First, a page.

- As ambassadors of the SIS implementation strategy, the person selected should present a positive view of the process and have a solid understanding of the SIS process and the tool. 
- Always seek to improve effectiveness and achieve greater efficiencies in the implementation strategy. 
- Demonstrating a sense of humor and the ability to promote humor in a training session is essential.

4. Quality Assurance Training

Following the completion of SIS Interviewer training and Train-the-Trainer training, SIS Quality Assurance training occurs at a later stage of the training process. An agency’s team of SIS assessors and trainers need on-going support and review to ensure that they are meeting the quality standards and following best practices. AAIDD requires training customers to include annual quality assurance training components in their SIS implementation plan.  It should cover refresher training for assessors and/or trainers, data quality review for individual assessors, and annual IRQR reviews at a minimum. The key to SIS quality assurance training is in the long-term strategic planning so as to maintain and strengthen quality performance by the agency’s team of SIS assessors and trainers. Length of the training is determined by the agency’s specific training needs.  


5. AAIDD Interviewer Services

AAIDD can provide trained, reliable and experienced SIS interviewers to states interested in seeking help in conducting SIS assessments with clients. As an integral part of this service, comprehensive “look-behind” supports are offered by AAIDD through its senior SIS trainers. This component facilitates data collection; ensures data integrity particularly data reliability; and effective, open communication between state officials, stakeholders, respondents including the individual with an intellectual and developmental disability, field staff, and SIS interviewers. This service may also include help with logistics of interview arrangements as well as data entry. AAIDD provides a final report to the state after completion of the project.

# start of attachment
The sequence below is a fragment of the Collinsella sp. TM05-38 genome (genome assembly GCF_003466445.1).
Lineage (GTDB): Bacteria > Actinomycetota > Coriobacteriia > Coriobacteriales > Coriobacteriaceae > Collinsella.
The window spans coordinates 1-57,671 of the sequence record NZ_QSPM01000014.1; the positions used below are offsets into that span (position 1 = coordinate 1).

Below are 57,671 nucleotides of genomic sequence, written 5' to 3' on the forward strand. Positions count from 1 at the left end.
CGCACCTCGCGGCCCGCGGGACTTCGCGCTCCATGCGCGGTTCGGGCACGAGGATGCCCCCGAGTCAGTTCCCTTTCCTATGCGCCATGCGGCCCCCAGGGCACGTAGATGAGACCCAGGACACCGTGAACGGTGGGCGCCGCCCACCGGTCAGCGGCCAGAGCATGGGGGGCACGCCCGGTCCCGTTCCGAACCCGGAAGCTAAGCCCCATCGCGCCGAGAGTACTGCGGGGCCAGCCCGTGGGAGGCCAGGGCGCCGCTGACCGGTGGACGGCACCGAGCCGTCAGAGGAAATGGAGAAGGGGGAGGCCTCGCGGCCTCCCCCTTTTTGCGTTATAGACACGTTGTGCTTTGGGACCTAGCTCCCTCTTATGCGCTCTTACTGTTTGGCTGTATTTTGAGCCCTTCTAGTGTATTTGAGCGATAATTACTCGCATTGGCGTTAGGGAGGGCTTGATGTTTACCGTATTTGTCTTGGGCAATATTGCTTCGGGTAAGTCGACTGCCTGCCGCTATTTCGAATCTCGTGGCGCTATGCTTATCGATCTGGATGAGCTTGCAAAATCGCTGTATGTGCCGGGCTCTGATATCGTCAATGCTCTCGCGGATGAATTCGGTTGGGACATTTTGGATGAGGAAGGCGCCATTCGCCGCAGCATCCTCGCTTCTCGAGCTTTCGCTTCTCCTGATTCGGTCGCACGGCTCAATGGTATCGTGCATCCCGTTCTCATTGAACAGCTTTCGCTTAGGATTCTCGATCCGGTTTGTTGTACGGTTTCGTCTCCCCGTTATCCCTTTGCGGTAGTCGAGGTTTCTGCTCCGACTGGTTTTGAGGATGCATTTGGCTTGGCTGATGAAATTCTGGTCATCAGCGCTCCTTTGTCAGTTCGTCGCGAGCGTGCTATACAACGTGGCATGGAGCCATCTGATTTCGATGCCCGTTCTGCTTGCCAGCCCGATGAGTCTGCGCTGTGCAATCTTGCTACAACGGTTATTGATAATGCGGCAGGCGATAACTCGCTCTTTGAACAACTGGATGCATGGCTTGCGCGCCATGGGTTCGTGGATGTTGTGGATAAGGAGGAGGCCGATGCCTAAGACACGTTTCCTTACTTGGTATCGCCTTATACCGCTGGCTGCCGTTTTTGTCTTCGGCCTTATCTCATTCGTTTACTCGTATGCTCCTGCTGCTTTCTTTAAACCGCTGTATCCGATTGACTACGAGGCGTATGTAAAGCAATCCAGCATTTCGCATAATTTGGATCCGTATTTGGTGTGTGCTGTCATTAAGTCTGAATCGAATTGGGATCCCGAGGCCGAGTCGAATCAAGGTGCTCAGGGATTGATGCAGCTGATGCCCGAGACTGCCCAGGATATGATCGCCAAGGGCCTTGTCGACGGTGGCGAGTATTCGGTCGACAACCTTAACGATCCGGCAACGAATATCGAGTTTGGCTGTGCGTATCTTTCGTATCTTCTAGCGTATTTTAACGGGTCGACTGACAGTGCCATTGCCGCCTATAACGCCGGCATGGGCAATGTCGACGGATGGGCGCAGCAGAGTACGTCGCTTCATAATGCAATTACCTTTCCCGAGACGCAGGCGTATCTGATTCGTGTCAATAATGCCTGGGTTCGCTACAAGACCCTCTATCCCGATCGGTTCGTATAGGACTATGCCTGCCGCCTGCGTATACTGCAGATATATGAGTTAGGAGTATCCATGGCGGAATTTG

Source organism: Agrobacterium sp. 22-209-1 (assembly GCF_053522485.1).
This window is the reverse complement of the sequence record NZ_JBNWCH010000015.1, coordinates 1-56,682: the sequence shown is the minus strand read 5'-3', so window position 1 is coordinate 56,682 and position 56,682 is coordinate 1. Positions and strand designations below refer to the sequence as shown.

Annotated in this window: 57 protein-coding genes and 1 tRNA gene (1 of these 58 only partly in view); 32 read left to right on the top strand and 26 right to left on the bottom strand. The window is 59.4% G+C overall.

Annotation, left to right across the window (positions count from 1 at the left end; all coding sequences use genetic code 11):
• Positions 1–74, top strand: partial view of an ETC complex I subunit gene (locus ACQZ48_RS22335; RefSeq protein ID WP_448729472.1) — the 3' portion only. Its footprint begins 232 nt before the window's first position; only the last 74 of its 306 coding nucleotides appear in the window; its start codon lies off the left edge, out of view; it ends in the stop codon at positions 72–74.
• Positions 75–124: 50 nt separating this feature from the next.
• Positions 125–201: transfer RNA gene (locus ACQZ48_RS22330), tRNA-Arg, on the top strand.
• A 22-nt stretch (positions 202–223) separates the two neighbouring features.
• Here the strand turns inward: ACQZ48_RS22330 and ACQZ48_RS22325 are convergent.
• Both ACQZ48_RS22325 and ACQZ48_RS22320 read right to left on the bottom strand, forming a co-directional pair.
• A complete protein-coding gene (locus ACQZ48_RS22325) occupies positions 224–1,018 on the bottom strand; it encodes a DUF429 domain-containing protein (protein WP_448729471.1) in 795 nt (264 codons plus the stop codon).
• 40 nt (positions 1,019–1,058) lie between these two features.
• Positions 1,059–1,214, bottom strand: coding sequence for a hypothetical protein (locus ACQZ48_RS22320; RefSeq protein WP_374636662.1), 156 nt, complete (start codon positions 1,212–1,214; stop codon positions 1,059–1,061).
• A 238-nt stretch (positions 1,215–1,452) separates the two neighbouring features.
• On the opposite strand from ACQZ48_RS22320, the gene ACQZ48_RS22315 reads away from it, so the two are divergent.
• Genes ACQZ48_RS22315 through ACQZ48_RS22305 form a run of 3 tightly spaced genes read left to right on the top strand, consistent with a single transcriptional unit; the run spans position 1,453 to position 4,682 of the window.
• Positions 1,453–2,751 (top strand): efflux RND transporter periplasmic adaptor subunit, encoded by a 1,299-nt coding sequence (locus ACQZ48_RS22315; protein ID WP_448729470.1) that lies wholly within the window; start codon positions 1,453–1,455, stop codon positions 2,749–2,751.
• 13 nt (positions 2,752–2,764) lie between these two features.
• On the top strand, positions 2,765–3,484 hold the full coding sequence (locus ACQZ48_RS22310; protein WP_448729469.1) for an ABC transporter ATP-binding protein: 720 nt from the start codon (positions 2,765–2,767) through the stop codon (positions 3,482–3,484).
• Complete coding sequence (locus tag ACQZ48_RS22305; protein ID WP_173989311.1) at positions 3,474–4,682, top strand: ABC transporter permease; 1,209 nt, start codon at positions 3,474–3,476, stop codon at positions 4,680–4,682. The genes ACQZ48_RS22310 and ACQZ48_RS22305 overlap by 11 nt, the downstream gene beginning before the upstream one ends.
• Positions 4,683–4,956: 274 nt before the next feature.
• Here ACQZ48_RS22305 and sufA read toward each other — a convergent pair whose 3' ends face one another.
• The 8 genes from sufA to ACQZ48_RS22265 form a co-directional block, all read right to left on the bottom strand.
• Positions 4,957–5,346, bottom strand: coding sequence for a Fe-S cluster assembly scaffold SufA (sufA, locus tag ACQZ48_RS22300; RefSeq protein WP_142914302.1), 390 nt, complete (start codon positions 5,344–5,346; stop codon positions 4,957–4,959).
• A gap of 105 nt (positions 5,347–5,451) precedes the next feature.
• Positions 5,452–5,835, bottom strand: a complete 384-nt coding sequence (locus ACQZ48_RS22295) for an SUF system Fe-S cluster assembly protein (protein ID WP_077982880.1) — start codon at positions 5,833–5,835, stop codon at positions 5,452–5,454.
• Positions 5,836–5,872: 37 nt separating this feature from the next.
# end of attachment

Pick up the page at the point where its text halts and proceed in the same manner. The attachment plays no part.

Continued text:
AAIDD Supports Intensity Scale Interviewer Services


Pilot projects are a modest foray into judging the effectiveness of the Supports Intensity Scale (SIS) for its multiple uses in specific settings. Since the Supports Intensity Scale tool calls for a new way of thinking of supports and service delivery, states/provinces often need advice in planning a roll out of SIS, whether it is collecting reliable SIS interview data, engaging and communicating with stake holders, conducting training on SIS interviews, customizing the SISOnline system, or determining strategies to integrate SIS with other existing assessment information.